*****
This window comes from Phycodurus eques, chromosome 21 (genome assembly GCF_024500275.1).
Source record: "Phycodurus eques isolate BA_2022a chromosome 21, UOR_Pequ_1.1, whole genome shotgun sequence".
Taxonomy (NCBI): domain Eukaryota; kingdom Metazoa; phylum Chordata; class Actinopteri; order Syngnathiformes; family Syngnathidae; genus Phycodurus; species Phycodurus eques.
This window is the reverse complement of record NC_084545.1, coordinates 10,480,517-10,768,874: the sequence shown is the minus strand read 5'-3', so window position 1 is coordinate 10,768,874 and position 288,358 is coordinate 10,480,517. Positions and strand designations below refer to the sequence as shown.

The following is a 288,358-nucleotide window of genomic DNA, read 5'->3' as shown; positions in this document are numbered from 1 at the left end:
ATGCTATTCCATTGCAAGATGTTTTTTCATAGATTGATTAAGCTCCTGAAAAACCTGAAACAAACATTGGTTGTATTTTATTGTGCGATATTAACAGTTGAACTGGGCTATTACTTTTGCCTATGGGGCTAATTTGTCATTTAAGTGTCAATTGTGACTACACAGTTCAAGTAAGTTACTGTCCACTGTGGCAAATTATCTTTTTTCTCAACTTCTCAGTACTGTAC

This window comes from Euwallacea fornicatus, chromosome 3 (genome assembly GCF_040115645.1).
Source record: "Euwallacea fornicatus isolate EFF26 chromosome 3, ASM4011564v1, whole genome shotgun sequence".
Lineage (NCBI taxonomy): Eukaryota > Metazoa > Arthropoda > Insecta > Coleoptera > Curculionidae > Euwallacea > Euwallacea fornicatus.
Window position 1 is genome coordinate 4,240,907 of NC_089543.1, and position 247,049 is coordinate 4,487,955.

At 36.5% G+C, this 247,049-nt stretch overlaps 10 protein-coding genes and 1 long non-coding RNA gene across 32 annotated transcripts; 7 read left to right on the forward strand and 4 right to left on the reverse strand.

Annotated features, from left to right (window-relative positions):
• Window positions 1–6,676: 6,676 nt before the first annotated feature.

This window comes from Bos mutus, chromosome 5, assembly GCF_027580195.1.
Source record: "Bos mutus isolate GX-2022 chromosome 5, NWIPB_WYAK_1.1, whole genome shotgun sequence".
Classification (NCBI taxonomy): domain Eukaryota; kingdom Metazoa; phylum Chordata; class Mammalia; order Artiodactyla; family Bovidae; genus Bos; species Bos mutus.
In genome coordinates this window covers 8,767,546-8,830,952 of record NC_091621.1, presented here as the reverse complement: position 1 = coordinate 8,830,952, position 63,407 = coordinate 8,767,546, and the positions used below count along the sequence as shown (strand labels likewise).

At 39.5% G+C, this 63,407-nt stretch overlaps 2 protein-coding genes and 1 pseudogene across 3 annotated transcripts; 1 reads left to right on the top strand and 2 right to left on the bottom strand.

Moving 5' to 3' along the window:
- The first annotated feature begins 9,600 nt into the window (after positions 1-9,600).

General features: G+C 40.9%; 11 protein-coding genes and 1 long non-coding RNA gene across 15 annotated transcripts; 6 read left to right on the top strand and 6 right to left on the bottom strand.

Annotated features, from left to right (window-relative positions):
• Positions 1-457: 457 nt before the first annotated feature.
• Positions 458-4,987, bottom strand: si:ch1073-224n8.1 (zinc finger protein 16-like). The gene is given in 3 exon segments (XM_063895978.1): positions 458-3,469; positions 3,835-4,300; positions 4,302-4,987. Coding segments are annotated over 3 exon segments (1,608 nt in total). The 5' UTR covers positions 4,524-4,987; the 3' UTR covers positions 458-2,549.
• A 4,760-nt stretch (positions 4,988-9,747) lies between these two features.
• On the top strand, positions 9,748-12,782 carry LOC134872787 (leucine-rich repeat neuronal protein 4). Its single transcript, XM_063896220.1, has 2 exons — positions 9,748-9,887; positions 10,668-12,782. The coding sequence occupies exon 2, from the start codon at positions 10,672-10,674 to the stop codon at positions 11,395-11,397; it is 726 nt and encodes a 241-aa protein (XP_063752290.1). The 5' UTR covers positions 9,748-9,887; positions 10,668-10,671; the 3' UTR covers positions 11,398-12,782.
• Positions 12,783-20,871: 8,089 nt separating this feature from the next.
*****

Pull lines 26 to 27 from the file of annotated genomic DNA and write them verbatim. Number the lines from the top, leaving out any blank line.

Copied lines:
• On the top strand, positions 9,748-12,782 carry LOC134872787 (leucine-rich repeat neuronal protein 4). Its single transcript, XM_063896220.1, has 2 exons — positions 9,748-9,887; positions 10,668-12,782. The coding sequence occupies exon 2, from the start codon at positions 10,672-10,674 to the stop codon at positions 11,395-11,397; it is 726 nt and encodes a 241-aa protein (XP_063752290.1). The 5' UTR covers positions 9,748-9,887; positions 10,668-10,671; the 3' UTR covers positions 11,398-12,782.
• Positions 12,783-20,871: 8,089 nt separating this feature from the next.